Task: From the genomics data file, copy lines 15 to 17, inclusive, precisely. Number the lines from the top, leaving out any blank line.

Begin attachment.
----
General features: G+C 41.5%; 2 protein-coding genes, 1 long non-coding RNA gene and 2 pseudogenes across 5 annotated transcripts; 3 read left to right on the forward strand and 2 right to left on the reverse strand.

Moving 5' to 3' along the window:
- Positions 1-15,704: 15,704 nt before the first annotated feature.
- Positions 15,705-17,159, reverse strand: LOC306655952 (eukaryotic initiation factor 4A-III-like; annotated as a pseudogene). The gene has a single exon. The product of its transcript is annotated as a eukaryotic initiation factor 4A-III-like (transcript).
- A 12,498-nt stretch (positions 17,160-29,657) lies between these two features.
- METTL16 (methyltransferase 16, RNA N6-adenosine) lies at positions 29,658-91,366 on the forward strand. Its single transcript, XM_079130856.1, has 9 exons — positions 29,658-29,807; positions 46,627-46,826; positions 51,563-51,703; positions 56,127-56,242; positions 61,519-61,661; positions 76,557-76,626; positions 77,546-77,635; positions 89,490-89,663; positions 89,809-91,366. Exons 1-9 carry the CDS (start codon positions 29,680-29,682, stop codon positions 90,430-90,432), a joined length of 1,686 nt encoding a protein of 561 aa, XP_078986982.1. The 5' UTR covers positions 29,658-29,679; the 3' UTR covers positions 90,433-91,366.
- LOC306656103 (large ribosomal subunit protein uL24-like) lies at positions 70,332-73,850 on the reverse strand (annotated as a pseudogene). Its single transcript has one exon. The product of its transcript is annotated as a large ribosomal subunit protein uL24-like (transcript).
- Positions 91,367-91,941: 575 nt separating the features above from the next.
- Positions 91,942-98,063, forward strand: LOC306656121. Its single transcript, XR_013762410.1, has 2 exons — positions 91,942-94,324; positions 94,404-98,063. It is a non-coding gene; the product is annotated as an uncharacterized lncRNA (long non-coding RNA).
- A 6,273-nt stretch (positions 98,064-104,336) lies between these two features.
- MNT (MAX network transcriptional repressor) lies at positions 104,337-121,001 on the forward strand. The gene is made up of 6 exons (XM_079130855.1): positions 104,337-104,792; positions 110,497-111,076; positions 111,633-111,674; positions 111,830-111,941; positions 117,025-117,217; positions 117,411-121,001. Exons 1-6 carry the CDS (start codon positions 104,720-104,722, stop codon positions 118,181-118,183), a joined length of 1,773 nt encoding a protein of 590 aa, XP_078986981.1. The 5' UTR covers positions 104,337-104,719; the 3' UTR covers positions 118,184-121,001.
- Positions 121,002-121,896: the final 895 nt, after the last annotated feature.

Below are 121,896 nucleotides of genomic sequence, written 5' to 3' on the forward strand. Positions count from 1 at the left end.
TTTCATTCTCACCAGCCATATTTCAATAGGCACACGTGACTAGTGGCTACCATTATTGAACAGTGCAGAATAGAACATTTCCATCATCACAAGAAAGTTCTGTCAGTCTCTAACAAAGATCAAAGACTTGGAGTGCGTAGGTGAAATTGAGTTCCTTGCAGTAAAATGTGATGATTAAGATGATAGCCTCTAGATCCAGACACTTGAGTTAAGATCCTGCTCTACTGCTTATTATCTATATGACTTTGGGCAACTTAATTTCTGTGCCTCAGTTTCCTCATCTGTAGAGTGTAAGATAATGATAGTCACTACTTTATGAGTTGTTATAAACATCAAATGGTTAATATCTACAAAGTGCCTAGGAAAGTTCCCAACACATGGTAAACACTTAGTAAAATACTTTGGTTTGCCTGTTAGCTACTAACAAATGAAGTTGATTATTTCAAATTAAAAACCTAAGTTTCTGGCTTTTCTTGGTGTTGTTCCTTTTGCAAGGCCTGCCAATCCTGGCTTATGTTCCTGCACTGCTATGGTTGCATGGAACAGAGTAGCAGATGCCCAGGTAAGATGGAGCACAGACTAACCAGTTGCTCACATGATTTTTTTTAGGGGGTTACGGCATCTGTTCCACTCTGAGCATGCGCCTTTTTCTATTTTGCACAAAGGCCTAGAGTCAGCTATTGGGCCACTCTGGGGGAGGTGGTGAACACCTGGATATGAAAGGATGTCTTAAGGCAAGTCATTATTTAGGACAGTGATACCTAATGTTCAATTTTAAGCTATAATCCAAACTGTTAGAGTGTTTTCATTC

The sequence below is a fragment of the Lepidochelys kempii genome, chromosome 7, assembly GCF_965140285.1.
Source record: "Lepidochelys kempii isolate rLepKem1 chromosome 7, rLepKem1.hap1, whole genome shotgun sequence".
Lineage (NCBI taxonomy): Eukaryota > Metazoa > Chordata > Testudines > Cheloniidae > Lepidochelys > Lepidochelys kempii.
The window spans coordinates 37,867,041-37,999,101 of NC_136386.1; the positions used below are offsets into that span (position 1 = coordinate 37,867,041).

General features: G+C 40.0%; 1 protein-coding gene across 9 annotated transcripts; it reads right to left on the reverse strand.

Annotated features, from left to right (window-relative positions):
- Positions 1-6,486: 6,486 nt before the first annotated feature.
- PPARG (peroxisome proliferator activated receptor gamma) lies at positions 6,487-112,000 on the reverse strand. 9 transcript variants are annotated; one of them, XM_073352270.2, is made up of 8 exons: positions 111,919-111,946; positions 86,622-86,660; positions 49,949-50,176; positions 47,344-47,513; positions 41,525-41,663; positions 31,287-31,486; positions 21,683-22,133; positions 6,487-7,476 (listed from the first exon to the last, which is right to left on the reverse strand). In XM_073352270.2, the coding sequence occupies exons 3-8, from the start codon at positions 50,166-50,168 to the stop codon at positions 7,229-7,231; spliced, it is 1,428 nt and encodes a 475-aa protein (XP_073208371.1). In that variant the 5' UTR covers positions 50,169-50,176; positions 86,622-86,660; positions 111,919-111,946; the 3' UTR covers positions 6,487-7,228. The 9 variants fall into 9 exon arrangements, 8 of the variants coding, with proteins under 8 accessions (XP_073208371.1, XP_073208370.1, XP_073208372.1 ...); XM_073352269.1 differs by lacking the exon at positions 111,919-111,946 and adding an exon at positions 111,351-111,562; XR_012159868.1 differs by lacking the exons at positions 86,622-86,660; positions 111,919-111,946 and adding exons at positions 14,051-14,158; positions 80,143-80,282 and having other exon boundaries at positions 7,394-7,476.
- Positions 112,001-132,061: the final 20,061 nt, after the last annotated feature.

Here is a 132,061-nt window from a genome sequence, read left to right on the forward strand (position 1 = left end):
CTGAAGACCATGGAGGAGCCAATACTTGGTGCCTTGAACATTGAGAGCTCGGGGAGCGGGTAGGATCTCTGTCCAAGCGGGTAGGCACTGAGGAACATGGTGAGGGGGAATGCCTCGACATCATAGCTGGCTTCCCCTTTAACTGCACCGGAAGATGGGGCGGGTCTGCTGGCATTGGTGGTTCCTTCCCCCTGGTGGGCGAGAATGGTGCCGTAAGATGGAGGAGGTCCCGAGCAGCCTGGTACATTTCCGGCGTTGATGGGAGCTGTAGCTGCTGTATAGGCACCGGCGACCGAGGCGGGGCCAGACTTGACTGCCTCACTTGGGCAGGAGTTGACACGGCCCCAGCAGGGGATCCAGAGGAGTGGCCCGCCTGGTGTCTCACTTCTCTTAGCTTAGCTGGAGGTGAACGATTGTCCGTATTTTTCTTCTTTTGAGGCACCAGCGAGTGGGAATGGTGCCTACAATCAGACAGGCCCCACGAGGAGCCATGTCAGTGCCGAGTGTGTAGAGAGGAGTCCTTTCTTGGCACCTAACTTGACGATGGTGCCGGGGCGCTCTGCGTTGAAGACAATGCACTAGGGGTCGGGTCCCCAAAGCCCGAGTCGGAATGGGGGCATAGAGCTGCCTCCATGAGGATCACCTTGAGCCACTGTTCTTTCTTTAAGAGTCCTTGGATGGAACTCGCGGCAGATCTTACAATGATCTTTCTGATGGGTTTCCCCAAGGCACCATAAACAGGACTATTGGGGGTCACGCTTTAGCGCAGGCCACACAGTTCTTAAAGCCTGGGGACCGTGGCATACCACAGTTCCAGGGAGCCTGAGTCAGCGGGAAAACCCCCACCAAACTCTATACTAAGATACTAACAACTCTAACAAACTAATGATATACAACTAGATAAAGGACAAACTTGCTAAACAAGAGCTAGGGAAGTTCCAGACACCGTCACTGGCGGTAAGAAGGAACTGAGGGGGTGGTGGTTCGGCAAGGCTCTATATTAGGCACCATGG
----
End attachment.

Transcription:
The sequence below is a fragment of the Lepidochelys kempii genome, chromosome 7, assembly GCF_965140285.1.
Source record: "Lepidochelys kempii isolate rLepKem1 chromosome 7, rLepKem1.hap1, whole genome shotgun sequence".
Lineage (NCBI taxonomy): Eukaryota > Metazoa > Chordata > Testudines > Cheloniidae > Lepidochelys > Lepidochelys kempii.